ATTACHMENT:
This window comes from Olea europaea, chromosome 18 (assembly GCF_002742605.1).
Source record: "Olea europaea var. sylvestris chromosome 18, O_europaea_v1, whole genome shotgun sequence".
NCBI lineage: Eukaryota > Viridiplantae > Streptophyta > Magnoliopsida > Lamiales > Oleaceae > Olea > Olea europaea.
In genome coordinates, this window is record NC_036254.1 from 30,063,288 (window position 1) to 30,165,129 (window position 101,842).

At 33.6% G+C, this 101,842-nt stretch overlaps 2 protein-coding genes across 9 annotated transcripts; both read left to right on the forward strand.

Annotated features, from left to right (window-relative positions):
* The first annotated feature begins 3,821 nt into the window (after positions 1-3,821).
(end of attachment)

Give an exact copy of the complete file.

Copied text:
This window comes from Olea europaea, chromosome 18 (assembly GCF_002742605.1).
Source record: "Olea europaea var. sylvestris chromosome 18, O_europaea_v1, whole genome shotgun sequence".
NCBI lineage: Eukaryota > Viridiplantae > Streptophyta > Magnoliopsida > Lamiales > Oleaceae > Olea > Olea europaea.
In genome coordinates, this window is record NC_036254.1 from 30,063,288 (window position 1) to 30,165,129 (window position 101,842).

At 33.6% G+C, this 101,842-nt stretch overlaps 2 protein-coding genes across 9 annotated transcripts; both read left to right on the forward strand.

Annotated features, from left to right (window-relative positions):
* The first annotated feature begins 3,821 nt into the window (after positions 1-3,821).